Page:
For some time, the world’s biggest IT company, Hewlett-Packard (HP), has been investing in emerging markets to offset stagnating sales in the US and western Europe. Despite the current economic situation, the company’s new head of Middle East, Mediterranean and Africa (MEMA), Santiago Cortes, says this is a good strategy and adds that the company still has areas of clear growth in the region. It might be the optimism of someone who has only held the post since February this year, but the sentiment has been echoed in the past by industry analysts who viewed the California-based firm as robust enough to weather the economic downturn because of its diversified product offering and geographical footprint.
However, the opportunities must be weighed against the firm’s announcement in February that it would lower its profit and sales forecasts for the year after reporting a 13% fall in profit for the first quarter. Growth in emerging markets also slowed in the first quarter of 2008. Revenue declined 11% in Asia-Pacific, while revenue from Brazil, Russia, India and China was down 22%, reflecting a global slowdown in IT spending.
Rather than draw back in the wake of a set of gloomy results, Mr Cortes believes this is the time to transform business models to drive future growth, and not just be led by the current circumstances. This is particularly true of the MEMA region, where HP has operations across 71 countries and where Mr Cortes says there are huge growth opportunities to adapt businesses, compete globally and gain weight in the worldwide economy. “When you see the gaps in IT investments in emerging economies, you realise the growth opportunities we have by being close to the customers in the region,” he says. HP already has subsidiaries in Algeria, Egypt, Greece, Israel, Kenya, Morocco, Nigeria, South Africa, Turkey and the United Arab Emirates as well as sales offices in Saudi Arabia, Lebanon, Oman and Uganda and a global delivery centre in Tunisia. Israel is a major hub for the firm with HP Indigo, HP Large Format Printing, HP Labs and HP Software R&D all located there.
Launching operations in the MEMA region adheres to the company’s ethos of being close to its customers everywhere it operates. Although the company has a global operational model, it uses local market conditions and customers to define its strategy within each country.
“We respond to the different needs of the different markets and get close to the local governments, companies and institutions in all the countries in which we operate,” says Mr Cortes. HP works closely with local governments when it considers opening an operation in a new country, and registers high interest from many governments in the region in attracting multinational high-tech corporations.
Deciding on the level of presence to have in a particular market depends on that market’s critical mass. And the point at which to establish country operations is as soon as the company feels that it has a minimum critical mass. HP then groups its country entities into sub-regional operations to integrate the pool of resources available to serve all of the different needs in those countries.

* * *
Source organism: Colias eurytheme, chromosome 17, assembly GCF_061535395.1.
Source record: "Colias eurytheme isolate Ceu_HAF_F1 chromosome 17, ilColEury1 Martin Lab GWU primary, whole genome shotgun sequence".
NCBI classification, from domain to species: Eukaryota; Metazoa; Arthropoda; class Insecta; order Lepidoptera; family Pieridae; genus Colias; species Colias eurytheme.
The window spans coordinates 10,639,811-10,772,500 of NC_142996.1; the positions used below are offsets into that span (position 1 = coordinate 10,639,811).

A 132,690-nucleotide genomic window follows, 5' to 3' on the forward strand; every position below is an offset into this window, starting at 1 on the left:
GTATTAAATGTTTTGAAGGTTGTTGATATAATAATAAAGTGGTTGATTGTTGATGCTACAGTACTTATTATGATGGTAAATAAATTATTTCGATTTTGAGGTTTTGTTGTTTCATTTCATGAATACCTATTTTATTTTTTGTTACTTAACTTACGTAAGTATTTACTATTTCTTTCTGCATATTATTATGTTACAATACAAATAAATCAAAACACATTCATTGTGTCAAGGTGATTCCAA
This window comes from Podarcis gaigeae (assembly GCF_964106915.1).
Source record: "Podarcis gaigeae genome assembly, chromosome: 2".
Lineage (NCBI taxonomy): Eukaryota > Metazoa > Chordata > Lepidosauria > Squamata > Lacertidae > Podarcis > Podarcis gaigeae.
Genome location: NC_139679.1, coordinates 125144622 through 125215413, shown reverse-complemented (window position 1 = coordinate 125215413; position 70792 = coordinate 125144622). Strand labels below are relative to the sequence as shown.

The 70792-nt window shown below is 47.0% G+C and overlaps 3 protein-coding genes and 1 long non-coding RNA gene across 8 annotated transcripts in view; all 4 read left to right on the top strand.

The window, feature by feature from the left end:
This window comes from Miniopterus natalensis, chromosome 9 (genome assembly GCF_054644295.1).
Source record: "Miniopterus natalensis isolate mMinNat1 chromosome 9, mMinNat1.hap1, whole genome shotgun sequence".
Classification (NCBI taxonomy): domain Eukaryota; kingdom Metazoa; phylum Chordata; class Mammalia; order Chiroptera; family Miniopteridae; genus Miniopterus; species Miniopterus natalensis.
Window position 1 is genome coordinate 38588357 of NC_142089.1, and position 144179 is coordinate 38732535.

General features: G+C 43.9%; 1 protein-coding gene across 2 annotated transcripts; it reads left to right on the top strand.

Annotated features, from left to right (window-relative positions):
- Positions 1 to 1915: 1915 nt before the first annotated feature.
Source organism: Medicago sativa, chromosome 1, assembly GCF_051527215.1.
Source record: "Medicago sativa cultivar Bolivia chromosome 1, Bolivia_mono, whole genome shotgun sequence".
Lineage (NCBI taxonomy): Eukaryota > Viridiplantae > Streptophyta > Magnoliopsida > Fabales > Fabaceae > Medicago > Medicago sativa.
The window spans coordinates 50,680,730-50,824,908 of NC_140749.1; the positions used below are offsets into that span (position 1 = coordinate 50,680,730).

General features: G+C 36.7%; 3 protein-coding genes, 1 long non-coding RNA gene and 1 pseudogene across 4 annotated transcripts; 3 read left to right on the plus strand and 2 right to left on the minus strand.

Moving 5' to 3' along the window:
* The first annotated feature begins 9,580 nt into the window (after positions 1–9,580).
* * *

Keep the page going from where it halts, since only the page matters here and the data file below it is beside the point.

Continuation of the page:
“As soon as we get critical mass, we localise the specialised resources so we can place them as close as possible to the customers,” says Mr Cortes. That is when the transfer of knowledge and development of local expertise can take place. This expertise is then not only available locally but also made available to be transferred across the rest of the organisation. “In fact, we have management from the MEMA region working in HP worldwide in many countries in Europe, in the US or in Asia-Pacific,” he says.
HP has headquarters in many countries in the region, but management is evenly spread across the different locations. The company does not have a regional headquarters as such, and instead has different support or expertise centres in a number of countries, says Mr Cortes. The company regards its responsibility as developing not only the HP business but the IT market in general, because the development of local know-how will help local companies, entities and governments to be more competitive and develop their economy globally. “There is a direct correlation between IT investments and economic growth and competitiveness,” he says.
In terms of the form that a new country launch takes, Mr Cortes says each market requires a different approach. “We have joint ventures in different countries, but mostly we start operations on our own,” he says, adding that HP has strong local partner networks in all countries in which it operates. The firm has two joint ventures in Kuwait and Bahrain but in most countries it is represented through a strong network of solution partners.
As with all new operations, finding the available skills is always a challenge. HP has strong links to many universities in the MEMA region, and has an ongoing strategy of strengthening relationships with local governments to create joint programmes designed to develop expertise and knowledge transfer. “New generations in African and Middle Eastern markets can take a more important role in the global development of technology know-how, first for their countries of origin, but also for the rest of the world,” says Mr Cortes.
“I am convinced we will see many more highly qualified professionals working not only in these countries but globally in more advanced economies,” he adds . In doing so, the transfer of technology expertise to developing countries will also benefit Western economies because there will be highly qualified professionals in the Middle East and Africa who will be willing to work throughout the rest of the world. The end result, says Mr Cortes, is that all economies concerned will benefit from a higher level of competitiveness and sustainable economic growth.
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